Happy Solstice all! The longest day of the year was marked by grey skies and occasional sprinkling of rain. Today is also National Indigenous Peoples Day in Canada with several George Pearson Centre (GPC) residents attending celebrations at the Musqueam reserve, returning aglow. Many nations are represented by the people who live at GPC. We work to reflect on our shared history and towards reconciliation.
The land we are on today has long been home to the xʷməθkʷəy̓əm (Musqueam) people. Just down the hill is the site of the former Musqueam winter village c̓əsnaʔəm which existed long before Vancouver was founded, most active 4000 to 1500 years ago. The main winter village moved a few times over the millenia with the changing river delta and mouth of the Stó꞉lō (Fraser River).
c̓əsnaʔəm, about 4 1/2 acres in area, was referred to as the Great Marpole Midden by settlers and was mined and disturbed by archeologists for decades. In 1933, c̓əsnaʔəm was designated a National Historic Site of Canada. A cairn and plaque in Marpole park at 72nd Ave and Cartier Street acknowledes the nearby historic village.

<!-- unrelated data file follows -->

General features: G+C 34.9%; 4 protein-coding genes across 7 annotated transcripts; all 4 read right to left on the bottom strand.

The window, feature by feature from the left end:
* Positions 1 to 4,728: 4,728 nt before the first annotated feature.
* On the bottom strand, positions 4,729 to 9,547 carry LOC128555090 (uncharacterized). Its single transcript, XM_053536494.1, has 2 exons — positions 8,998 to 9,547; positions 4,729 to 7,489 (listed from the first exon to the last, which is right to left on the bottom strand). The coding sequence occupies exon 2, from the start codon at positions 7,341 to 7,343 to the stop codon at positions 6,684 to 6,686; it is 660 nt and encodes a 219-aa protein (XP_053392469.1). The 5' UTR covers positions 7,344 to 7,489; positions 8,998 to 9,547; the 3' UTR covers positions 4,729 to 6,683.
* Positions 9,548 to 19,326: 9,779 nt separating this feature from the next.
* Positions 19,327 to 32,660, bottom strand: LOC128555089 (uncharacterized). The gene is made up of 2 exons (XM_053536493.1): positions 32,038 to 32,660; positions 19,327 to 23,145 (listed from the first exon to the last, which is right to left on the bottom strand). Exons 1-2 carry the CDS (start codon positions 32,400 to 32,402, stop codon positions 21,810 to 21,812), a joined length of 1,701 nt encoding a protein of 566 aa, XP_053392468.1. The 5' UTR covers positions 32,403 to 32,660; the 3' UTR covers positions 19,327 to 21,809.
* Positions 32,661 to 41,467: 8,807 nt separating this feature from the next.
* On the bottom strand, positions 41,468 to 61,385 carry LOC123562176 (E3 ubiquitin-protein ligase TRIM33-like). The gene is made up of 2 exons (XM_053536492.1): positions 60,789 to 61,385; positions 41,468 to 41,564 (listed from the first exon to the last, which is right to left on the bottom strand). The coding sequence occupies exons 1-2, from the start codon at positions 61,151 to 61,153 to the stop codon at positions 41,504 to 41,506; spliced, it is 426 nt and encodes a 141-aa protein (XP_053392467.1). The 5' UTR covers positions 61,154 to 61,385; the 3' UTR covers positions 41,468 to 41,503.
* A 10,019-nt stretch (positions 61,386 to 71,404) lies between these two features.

In 2011, permits were issued to a developer for part of c̓əsnaʔəm without permission of the Musqueam nation. Band members and supporters sought to protect it and protested the removal of intact remains of their ancestors. It was not an easy fight but in fall of 2012 a deal was reached that retained the site as historic and the burial grounds as sacred. The Musqueam nation has continued to regain some of these lands – read more here.
Farmers on 57th strives to be stewards of the land and to honour the people who have nurtured these lands for thousands of years. There are native plants on site like the salmonberry which grew up through a blackberry bramble and for which volunteers cleared space to nurture growth. We aim to be inclusive and trauma-informed and build relationships with the community around us. Farmers on 57th recently hosted a “Building Bridges: Through Understanding the Village” workshop for staff and volunteers to continue to build a culturally safe space for all that find themselves seeking a connection to land, soil and plants.
Today was our weekly Garden Club – a Farmers on 57th-led gardening program with the folks who live in the long term care facility on-site. Residents of GPC braved the cool drizzle to check on their plants and plant some more. We pulled back mulch and observed ant eggs that looked like peach coloured tic tacs. Being in this green space is a transformative experience, healing, and we are grateful for the opportunity.